China in Transition

The Vitality of China-related Businesses - "China Syndrome" draws to an end as Japan's economy recovers

Chi Hung KWAN
Consulting Fellow, RIETI

There had been concerns in Japan that the rise in Japanese direct investment in China and imports from China would exacerbate deflation in the domestic economy and lead to a hollowing out of industry. However, as it becomes clearer that the Japanese economy is on a recovery path, and that one factor supporting the economy is exports to China, we are beginning to see an end to the so-called "China Syndrome" - the perception that China is a threat to Japan - which had at one time been prominent, as well as an end to demands for the yuan's appreciation, which was symbolic of this mentality.

After a lost decade, the Japanese economy is finally beginning to emerge from the long tunnel of recession. The economy grew a quarter-on-quarter 2.2 percentage points during the July-September period of 2003 - the seventh straight quarter of positive growth. In line with economic recovery, unemployment has fallen from 5.5% at the beginning of the year to 5.1% in September, and corporate earnings are improving. Coupled with the fact that fears of a financial crisis have receded, stock prices, which in the spring of 2003 fell to their lowest level since the collapse of the bubble economy, are recovering.

The engine for this economic recovery is private capital investment and exports. Surging exports to China, especially, are making a huge contribution to the rise in total exports, since exports to the United States and Europe remain flat. According to Japanese customs statistics, exports to China for the January-September period grew by 43.9% in dollar terms on a year-on-year basis, much higher than the 21.9 percentage point rise in imports from China during the same period. Thanks to increasing investment, the Chinese economy is growing, and demand is rising for machinery and chemical products - areas that are Japan's forte. Reflecting the fact that China-bound exports are growing much faster than imports from China, Japan's trade deficit with China, which had been on the rise, has been falling since 2002. China has already become Japan's No.1 partner in terms of imports and is the second largest absorber of Japan's exports after the United States.

In addition to trade, Japanese foreign direct investment in China is on the rise. According to Chinese statistics, Japanese direct investment in China during the January-September period came to $3.67 billion on an implementation basis, a pace that may break the full-year record of $4.35 billion set in 2001. The business operations of Japanese firms that have already made their foray into China are also getting on track. According to the "Survey Report on Overseas Business Operations by Japanese Manufacturing Companies - Results of the JBIC FY2003 Survey on the Outlook for Japanese Foreign Direct Investment" by the Japan Bank for International Cooperation Research Institute for Development and Finance (November 2003), satisfaction with both profitability and sales of operations in China have risen sharply as production facilities have started operating at full-scale. Due to factors such as the growth potential of the market and cheap labor and other inputs, 93% of the firms responding to the survey (manufacturers with at least three overseas affiliates) said they believe their business in China has the potential to grow in the midterm (the coming three years or so), and among them 70.8% said they have specific plans to expand their operations in China.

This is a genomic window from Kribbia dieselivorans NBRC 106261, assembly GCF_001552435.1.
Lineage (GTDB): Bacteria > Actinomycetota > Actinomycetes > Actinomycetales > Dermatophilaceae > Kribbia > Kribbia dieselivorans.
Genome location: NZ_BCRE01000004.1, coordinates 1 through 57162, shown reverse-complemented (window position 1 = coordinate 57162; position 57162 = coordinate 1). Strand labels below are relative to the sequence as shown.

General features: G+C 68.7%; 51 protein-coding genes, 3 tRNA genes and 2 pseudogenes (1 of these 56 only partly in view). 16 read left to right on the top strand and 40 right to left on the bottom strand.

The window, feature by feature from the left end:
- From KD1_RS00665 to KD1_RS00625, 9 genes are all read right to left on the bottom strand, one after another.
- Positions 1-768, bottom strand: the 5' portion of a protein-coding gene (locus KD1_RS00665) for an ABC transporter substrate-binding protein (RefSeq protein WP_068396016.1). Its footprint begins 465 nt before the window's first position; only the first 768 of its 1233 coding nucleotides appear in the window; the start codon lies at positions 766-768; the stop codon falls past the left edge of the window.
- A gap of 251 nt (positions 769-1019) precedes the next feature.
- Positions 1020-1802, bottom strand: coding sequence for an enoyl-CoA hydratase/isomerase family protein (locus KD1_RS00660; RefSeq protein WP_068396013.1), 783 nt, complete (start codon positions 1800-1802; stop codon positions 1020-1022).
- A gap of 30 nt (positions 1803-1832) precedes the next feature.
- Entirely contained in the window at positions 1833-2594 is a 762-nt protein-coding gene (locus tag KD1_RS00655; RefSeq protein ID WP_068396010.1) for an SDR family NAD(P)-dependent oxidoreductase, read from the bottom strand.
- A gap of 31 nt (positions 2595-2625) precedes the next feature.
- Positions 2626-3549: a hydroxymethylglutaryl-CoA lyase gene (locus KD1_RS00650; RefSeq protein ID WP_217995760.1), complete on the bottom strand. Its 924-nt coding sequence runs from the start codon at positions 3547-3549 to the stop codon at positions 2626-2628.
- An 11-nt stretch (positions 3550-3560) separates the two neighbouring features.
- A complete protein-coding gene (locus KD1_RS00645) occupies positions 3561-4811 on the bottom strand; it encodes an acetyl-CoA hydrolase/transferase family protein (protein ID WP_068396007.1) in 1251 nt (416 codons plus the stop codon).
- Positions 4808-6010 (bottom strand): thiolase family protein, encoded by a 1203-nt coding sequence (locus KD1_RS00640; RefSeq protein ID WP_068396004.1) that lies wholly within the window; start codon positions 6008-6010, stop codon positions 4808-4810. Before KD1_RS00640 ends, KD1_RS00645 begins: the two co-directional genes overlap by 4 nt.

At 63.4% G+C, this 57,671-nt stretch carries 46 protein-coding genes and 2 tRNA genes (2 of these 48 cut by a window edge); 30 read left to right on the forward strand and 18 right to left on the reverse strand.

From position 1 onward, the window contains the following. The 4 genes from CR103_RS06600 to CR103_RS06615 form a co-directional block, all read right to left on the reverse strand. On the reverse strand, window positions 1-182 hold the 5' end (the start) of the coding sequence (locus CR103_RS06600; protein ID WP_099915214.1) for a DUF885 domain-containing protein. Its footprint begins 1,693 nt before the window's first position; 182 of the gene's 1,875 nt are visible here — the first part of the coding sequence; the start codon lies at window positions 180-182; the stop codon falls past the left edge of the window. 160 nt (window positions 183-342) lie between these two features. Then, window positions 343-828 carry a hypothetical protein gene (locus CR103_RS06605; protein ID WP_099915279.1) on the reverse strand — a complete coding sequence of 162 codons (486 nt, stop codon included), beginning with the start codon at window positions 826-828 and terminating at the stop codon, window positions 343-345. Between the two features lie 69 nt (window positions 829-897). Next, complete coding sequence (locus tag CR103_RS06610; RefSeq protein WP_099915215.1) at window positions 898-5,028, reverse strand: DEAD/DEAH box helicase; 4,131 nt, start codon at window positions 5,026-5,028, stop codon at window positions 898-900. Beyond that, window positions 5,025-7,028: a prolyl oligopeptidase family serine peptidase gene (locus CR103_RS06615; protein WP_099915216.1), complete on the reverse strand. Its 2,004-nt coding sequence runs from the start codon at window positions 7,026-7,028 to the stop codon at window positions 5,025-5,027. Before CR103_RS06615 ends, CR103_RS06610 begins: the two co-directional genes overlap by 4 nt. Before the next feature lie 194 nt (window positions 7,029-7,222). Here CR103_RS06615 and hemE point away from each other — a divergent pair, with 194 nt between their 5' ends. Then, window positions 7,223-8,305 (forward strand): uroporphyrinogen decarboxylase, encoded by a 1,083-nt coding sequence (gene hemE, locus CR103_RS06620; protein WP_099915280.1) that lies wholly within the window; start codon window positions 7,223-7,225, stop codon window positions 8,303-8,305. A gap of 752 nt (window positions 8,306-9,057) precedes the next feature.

Amid such an environment, we are beginning to see a change in public opinion over the yuan issue which was symbolic of Japan's China Syndrome. According to the results of a Nihon Keizai Shimbun questionnaire survey of major Japanese firms conducted in early September that appeared in its Sept. 20 edition, 37% of respondents said that an appreciation of the yuan would have a negative impact on their business. This figure was much larger than the 16% of respondents who replied that such a situation would have a positive effect (table). The appreciation of the yuan would certainly improve the international competitiveness of some Japanese products, leading to increased sales not only in the Chinese market but also in third-country markets. However, on the other hand, many firms that outsource products and parts from China (including those which procure from their own manufacturing bases) are concerned that a stronger yuan will lead to a rise in the import prices of Chinese goods and push up production costs.

As this shows, finally there has come to be a wider understanding of our consistent assertion that, reflecting the fact that Japan and China are in a complementary rather than competitive relationship, China's advancement provides the perfect opportunity for Japan to improve its own economy; and a stronger yuan has more demerits than merits for Japan.

Table: Effects of a stronger yuan on Japanese companies
Positive (16%)A rise in exports to China can be expected
The competitiveness of Chinese products will decline
The value of our yuan holdings will rise
More or less neutral (47%)The scale of our China-related business is small
Our imports from and exports to China are balanced in value terms
We have the ability to absorb currency rate fluctuations
Negative (37%)Prices of imports from China will rise
The competitiveness of our production facilities in China will decline
The cost of Japanese staff in China will rise
A strong yuan may have a dampening effect on the Chinese economy
(Sourse): Nihon Keizai Shimbun (Sept. 20, 2003)
November 21, 2003

November 21, 2003